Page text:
The official opening of a new £430,000 centre of excellence to safeguard the future of hill farming in Cumbria will take place this summer.

In the meantime, the sheep husbandry centre at Newton Rigg College’s Low Beckside Farm in Mungrisdale is open for business.

It is currently the focus for the college’s lambing operations which begin in early April.

Low Beckside Farm is home to two flocks: a Swaledale flock of around 350 ewes, which are hefted to the fell at Mungrisdale, and a draft flock – older ewes from the fell flock – which are kept on land at Low Beckside and Redmire.

The college’s head of agriculture Matt Bagley said the centre was filled with sheep from these two flocks.

“We are starting to prepare the sheep for the lambing season, which starts April and finishes some time in early May,” he said.

The college’s other sheep flock – at Sewborwen’s Farm at Newton Rigg – is currently in the throes of lambing.

The training centre will be a national showcase for the best hill farming practices, provide the industry’s future workforce and leaders with key hill farming skills, and provide a focal point as a demonstration farm.

The new unit will showcase the latest electronic identification technology in use with the college’s hill and draft flocks at the farm, blending traditional management techniques with the latest assistive technology.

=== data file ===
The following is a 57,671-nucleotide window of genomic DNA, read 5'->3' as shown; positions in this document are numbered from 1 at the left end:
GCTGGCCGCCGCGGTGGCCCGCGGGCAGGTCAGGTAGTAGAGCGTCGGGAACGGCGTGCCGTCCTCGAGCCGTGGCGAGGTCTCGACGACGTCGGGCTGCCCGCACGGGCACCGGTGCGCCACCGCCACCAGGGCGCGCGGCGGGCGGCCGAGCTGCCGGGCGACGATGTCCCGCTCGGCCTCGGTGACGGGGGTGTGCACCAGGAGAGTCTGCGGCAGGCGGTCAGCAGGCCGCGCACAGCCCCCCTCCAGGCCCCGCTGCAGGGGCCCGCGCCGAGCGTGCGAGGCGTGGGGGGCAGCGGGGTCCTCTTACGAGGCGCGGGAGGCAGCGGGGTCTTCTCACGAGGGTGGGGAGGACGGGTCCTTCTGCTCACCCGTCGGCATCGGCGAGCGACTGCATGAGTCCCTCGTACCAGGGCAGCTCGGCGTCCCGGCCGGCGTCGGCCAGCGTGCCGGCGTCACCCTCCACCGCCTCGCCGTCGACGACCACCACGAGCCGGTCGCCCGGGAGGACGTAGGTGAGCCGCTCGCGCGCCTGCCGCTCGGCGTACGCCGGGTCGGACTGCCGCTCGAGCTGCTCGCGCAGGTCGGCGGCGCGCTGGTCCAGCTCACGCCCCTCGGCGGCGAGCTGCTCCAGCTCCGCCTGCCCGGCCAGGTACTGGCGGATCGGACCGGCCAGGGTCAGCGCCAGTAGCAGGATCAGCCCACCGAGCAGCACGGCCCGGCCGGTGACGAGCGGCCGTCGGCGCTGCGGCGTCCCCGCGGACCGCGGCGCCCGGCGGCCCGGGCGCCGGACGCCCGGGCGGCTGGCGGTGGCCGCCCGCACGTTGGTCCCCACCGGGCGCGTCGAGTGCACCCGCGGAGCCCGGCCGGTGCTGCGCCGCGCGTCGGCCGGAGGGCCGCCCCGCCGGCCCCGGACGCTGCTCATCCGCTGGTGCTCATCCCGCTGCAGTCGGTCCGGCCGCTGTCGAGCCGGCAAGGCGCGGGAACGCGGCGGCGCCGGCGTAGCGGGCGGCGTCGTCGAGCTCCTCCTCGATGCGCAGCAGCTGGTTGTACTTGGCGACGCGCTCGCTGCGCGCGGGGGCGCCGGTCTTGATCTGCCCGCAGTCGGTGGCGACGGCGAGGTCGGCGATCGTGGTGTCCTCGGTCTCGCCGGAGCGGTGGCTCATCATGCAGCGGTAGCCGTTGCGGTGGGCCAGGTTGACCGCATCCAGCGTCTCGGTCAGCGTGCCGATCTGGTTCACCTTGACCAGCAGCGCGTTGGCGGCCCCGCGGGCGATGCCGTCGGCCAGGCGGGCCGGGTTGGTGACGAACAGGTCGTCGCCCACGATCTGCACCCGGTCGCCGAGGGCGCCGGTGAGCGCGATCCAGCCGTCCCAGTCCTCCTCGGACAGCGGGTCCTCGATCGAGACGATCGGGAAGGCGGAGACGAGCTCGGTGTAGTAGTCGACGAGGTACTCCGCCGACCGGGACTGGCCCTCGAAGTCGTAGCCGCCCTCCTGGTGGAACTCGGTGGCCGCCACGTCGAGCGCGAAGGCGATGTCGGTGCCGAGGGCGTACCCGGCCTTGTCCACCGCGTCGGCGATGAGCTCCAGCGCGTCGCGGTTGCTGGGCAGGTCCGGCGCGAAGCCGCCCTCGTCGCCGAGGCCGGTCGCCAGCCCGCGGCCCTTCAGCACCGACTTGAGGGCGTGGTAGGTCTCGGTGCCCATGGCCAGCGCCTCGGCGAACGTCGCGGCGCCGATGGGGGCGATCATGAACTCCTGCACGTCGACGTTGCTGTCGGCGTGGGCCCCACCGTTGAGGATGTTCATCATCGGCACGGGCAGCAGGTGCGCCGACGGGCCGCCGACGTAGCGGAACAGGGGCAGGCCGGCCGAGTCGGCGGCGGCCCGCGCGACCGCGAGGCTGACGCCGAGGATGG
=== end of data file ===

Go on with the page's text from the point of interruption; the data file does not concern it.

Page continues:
Work on the project began in May last year, and has involved demolishing existing farm buildings and constructing the steel portal frame centre with Yorkshire boarding and a fibre cement roof.

Additional work has seen new areas of hardstanding to aid sheep handling and improvements to the existing silage clamp.

When completed, the centre will be used throughout the year, particularly for practical teaching. It will be the focus for the college’s lambing operations and a base for sheep shearing and general sheep husbandry.

Alongside the specialist courses for students, the centre will host farm events and demonstration activities within uplands agriculture and sheep management to show best practice and encourage professional development.

“The students are actively using this centre on a daily basis,” said Mr Bagley.

“The handling system has yet to be completed and work on this will be finished post-lambing. Then the centre will be officially opened on June 13.”

The project has been supported by the Cumbria LEP, through the Skills Funding Agency.

Cumbrian farmers have had input as members of the college’s technical advisory group.

Support has also been given by the Cumbria Farmer Network, Lake District National Park, National Farmers’ Union, Country, Land and Business Association and Cumbria Young Farmers Club.